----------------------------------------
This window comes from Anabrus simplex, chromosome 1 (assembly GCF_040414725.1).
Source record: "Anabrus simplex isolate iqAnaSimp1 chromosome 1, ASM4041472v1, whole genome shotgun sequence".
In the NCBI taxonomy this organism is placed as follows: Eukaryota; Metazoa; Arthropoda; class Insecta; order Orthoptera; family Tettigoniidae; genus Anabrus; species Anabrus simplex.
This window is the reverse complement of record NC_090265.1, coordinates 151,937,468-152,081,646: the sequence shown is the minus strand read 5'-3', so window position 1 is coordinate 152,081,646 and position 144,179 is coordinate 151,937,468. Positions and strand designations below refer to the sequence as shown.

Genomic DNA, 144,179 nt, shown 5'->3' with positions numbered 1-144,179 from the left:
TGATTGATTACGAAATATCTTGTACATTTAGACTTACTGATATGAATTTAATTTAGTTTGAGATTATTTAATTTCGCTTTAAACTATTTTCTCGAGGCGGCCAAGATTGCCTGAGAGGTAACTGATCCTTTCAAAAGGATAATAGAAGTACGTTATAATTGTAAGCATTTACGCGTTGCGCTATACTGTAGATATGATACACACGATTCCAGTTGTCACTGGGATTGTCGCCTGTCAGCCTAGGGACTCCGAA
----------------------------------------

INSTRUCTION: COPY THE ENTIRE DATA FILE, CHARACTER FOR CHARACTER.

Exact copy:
This window comes from Anabrus simplex, chromosome 1 (assembly GCF_040414725.1).
Source record: "Anabrus simplex isolate iqAnaSimp1 chromosome 1, ASM4041472v1, whole genome shotgun sequence".
In the NCBI taxonomy this organism is placed as follows: Eukaryota; Metazoa; Arthropoda; class Insecta; order Orthoptera; family Tettigoniidae; genus Anabrus; species Anabrus simplex.
This window is the reverse complement of record NC_090265.1, coordinates 151,937,468-152,081,646: the sequence shown is the minus strand read 5'-3', so window position 1 is coordinate 152,081,646 and position 144,179 is coordinate 151,937,468. Positions and strand designations below refer to the sequence as shown.

Genomic DNA, 144,179 nt, shown 5'->3' with positions numbered 1-144,179 from the left:
TGATTGATTACGAAATATCTTGTACATTTAGACTTACTGATATGAATTTAATTTAGTTTGAGATTATTTAATTTCGCTTTAAACTATTTTCTCGAGGCGGCCAAGATTGCCTGAGAGGTAACTGATCCTTTCAAAAGGATAATAGAAGTACGTTATAATTGTAAGCATTTACGCGTTGCGCTATACTGTAGATATGATACACACGATTCCAGTTGTCACTGGGATTGTCGCCTGTCAGCCTAGGGACTCCGAA